background preloader


Facebook Twitter

Jim Thomas. Earth Grab (Part 2 of 8) - Jim Thomas (ETC Group, Canada) Mark Dery. Mark Dery (born December 24, 1959)[1] is an American author, lecturer and cultural critic.

Mark Dery

He writes about "media, the visual landscape, fringe trends, and unpopular culture. "[2] From 2001 to 2009, he taught media criticism, literary journalism, and the essay in the Department of Journalism at New York University.[3] In January 2000, he was appointed Chancellor's Distinguished Fellow at the University of California, Irvine.[4] In summer 2009, he was awarded a scholar-in-residence position at the American Academy in Rome, Italy.[5] In 2010, Publisher's Weekly reported that he was writing a biography of the artist Edward Gorey for Little, Brown.[6] Bio and works[edit] Dery was born in Boston, and earned a B.A. from Occidental College in 1982. Dery’s books include The Pyrotechnic Insanitarium: American Culture on the Brink and Escape Velocity: Cyberculture at the End of the Century, which has been translated into eight languages. Criticism of libertarianism.

Criticism of libertarianism includes ethical, economic, environmental and pragmatic concerns.

Criticism of libertarianism

Critics have claimed the political philosophy does not satisfy collectivist values and that private property does not create an egalitarian distribution. It has also been argued that a laissez-faire economy would not produce the most desirable or most efficient outcomes and that deregulation fails to prevent the abuse of natural resources. Ethical criticisms[edit] Aggression and coercion[edit] The validity of libertarian notions of liberty and economic freedom have been questioned by critics such as Robert Hale, who posits that laissez-faire capitalism is a system of aggressive coercion and restriction by property owners against others: Other critics, including John Rawls in Justice as Fairness, argue that implied social contracts justify government actions that violate the rights of some individuals as they are beneficial for society overall.

Why I left libertarianism: An ethical critique of a limited ideology. I considered myself a libertarian for at least 10 years.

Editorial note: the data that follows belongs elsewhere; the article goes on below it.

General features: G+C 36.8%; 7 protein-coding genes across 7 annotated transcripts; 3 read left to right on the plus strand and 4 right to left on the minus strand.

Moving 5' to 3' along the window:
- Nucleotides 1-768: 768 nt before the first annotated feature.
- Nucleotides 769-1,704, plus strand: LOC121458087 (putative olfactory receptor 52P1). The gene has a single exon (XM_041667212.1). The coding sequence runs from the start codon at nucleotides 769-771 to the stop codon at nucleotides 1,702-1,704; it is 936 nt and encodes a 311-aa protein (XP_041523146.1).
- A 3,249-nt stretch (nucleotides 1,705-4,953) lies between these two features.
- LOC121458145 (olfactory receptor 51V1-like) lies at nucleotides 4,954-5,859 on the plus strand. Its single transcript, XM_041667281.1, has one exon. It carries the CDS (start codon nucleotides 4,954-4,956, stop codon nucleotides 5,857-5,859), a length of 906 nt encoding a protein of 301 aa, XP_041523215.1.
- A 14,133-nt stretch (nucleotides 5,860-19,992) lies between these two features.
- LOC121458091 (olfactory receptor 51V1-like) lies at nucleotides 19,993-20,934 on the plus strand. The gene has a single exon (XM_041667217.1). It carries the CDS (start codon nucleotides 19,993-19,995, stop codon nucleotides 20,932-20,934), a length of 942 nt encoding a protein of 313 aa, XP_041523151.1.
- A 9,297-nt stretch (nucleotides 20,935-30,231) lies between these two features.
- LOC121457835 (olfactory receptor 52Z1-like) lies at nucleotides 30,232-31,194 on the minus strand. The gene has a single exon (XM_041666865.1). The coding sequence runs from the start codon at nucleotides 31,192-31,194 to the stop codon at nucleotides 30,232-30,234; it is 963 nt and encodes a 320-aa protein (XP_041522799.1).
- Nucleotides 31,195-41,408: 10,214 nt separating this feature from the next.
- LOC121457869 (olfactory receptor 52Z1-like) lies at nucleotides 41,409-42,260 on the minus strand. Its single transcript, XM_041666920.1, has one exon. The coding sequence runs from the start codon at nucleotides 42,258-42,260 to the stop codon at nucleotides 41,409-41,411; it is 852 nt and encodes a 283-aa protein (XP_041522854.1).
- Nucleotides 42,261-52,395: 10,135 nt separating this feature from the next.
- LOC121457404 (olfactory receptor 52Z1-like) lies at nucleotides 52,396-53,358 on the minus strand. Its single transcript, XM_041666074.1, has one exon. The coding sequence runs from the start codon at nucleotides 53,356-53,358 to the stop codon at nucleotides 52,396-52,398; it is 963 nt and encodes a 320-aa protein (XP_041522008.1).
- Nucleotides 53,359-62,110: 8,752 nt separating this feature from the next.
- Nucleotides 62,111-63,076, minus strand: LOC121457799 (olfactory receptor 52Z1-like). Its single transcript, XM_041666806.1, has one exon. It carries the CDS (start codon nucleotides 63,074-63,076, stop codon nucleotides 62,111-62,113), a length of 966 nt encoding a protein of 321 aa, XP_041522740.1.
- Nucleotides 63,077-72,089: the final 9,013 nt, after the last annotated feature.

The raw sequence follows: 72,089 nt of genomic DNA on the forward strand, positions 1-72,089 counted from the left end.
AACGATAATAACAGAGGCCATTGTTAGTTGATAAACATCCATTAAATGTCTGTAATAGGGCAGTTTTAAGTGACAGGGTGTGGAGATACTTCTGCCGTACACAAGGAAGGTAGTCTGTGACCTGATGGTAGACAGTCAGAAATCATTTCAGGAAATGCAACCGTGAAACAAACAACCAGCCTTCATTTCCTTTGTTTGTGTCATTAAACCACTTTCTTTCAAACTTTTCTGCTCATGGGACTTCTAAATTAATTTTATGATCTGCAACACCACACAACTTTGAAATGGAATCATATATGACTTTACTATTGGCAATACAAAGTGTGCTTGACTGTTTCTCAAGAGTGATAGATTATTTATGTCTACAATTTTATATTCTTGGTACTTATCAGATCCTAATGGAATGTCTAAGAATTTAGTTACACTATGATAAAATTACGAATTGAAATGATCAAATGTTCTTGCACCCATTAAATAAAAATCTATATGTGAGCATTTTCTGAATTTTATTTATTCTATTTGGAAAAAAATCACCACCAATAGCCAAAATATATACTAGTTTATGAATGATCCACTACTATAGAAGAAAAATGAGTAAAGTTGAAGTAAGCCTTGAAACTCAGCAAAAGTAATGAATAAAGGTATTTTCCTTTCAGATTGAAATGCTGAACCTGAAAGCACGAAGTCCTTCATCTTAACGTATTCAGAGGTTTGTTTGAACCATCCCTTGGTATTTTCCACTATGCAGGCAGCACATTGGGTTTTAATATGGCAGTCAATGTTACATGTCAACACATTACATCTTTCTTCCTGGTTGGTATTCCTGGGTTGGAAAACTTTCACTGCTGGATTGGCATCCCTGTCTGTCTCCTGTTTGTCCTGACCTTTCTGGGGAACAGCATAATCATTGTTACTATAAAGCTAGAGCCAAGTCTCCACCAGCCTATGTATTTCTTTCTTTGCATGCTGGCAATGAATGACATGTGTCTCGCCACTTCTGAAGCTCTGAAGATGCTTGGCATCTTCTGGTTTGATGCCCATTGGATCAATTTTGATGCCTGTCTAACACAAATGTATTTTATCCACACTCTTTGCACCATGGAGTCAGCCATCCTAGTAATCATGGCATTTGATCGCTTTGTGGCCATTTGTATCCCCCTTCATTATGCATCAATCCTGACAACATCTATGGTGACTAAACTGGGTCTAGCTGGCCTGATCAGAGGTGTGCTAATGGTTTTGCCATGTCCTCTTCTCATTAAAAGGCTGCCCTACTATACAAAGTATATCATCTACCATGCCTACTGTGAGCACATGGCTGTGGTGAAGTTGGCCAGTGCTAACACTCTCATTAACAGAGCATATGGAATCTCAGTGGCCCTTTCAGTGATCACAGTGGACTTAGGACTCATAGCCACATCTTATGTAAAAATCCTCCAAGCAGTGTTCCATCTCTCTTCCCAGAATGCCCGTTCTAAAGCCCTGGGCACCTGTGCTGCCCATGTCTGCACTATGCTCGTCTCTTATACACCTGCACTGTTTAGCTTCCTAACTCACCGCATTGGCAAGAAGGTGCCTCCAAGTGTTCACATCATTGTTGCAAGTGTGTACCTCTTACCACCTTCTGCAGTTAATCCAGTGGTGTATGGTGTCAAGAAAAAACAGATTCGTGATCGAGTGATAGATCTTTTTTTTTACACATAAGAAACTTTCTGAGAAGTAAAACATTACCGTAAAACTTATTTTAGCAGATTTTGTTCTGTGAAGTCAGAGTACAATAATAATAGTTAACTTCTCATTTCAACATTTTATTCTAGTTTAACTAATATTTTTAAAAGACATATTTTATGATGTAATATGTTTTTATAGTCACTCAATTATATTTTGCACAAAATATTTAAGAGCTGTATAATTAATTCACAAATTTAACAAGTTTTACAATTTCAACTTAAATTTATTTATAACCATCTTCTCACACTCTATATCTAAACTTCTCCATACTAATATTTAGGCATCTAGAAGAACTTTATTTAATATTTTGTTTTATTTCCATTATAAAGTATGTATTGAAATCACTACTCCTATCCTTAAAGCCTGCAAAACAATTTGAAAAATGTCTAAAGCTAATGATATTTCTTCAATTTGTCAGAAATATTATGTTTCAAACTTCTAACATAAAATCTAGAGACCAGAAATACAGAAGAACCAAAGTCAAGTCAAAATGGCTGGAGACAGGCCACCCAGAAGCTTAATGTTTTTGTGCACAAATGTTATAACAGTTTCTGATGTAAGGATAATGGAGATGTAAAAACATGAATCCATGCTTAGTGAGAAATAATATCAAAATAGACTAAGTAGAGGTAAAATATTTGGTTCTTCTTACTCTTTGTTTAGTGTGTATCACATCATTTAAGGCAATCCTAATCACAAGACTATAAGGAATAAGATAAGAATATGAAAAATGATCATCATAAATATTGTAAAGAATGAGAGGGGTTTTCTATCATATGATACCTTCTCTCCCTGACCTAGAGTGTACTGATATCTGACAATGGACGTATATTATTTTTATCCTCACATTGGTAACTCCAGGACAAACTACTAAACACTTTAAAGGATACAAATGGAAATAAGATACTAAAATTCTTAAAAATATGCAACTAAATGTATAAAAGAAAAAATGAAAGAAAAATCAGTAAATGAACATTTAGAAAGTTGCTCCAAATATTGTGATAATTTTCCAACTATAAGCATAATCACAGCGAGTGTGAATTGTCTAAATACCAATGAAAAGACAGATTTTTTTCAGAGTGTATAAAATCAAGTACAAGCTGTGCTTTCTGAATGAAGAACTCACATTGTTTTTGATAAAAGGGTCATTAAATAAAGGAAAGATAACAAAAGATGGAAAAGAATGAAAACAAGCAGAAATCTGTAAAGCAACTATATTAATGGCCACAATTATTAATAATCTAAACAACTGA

Why I left libertarianism: An ethical critique of a limited ideology

The first time I heard the term was in 2000, watching Harry Browne in the third-party presidential debates. I knew next to nothing of libertarian philosophy, but the little I did understand, I identified with. My high school held a mock presidential election and I hung up “vote for Harry Browne” posters and encouraged my friends to write him in on their ballots. It was the first and last time I would participate in any kind of political campaign. When I turned 18, I registered to vote with the Libertarian Party, despite my parents’ warning that I would lose the chance to influence primary elections. I never voted for a Libertarian presidential candidate. I moved further and further toward what I considered true libertarianism, eschewing the capital “L” and politics in general.

Anarchism was libertarianism fully realized. Transhumanism Criticisms. Criticisms of transhumanism take two main forms: those objecting to the likelihood of transhumanist goals being achieved (practical criticisms); and those objecting to the moral principles of transhumanism (ethical criticisms).

Transhumanism Criticisms

However, these two strains sometimes converge and overlap, particularly when the ethics of changing human biology in the face of incomplete knowledge is considered. Critics or opponents of transhumanism often see transhumanists' goals as posing threats to human values. Some also argue that strong advocacy of a transhumanist approach to improving the human condition might divert attention and resources from social solutions. As most transhumanists support non-technological changes to society, such as the spread of civil rights and civil liberties, and most critics of transhumanism support technological advances in areas such as communications and health care, the difference is often a matter of emphasis. Futurehype argument (infeasibility) See Also. James Hughes (sociologist) Hughes holds a doctorate in sociology from the University of Chicago, where he served as the assistant director of research for the MacLean Center for Clinical Medical Ethics.[3] Before graduate school he was temporarily ordained as a Buddhist monk in 1984 while working as a volunteer in Sri Lanka for the development organization Sarvodaya from 1983 to 1985.

James Hughes (sociologist)

Hughes served as the executive director of the World Transhumanist Association (which has since changed its name to Humanity+) from 2004 to 2006, and currently serves as the executive director of the Institute for Ethics and Emerging Technologies, which he founded with Nick Bostrom. He also produces the syndicated weekly public affairs radio talk show program Changesurfer Radio and contributed to the Cyborg Democracy blog.[4][5] Hughes' book Citizen Cyborg: Why Democratic Societies Must Respond to the Redesigned Human of the Future was published by Westview Press in November 2004.[6] Paulina Borsook. Biography[edit] Paulina Borsook was born in Pasadena, California.

Paulina Borsook

In 1969, when she was 15, she ran away from home and stayed at Rochdale College in Toronto, Canada.[1] She later attended UC Santa Barbara where she ran a radio show on KCSB. She graduated from UC Berkeley with a degree in psycholinguistics and a minor in philosophy. She then attended graduate school at the University of Arizona before transferring to Columbia University where she earned her MFA.[2] Richard Barbrook. Richard Barbrook delvering a lecture at Pro Arte, St Petersburg, November 2008 Richard Barbrook is an academic in the School of Social Sciences, Humanities and Languages at the University of Westminster.

Richard Barbrook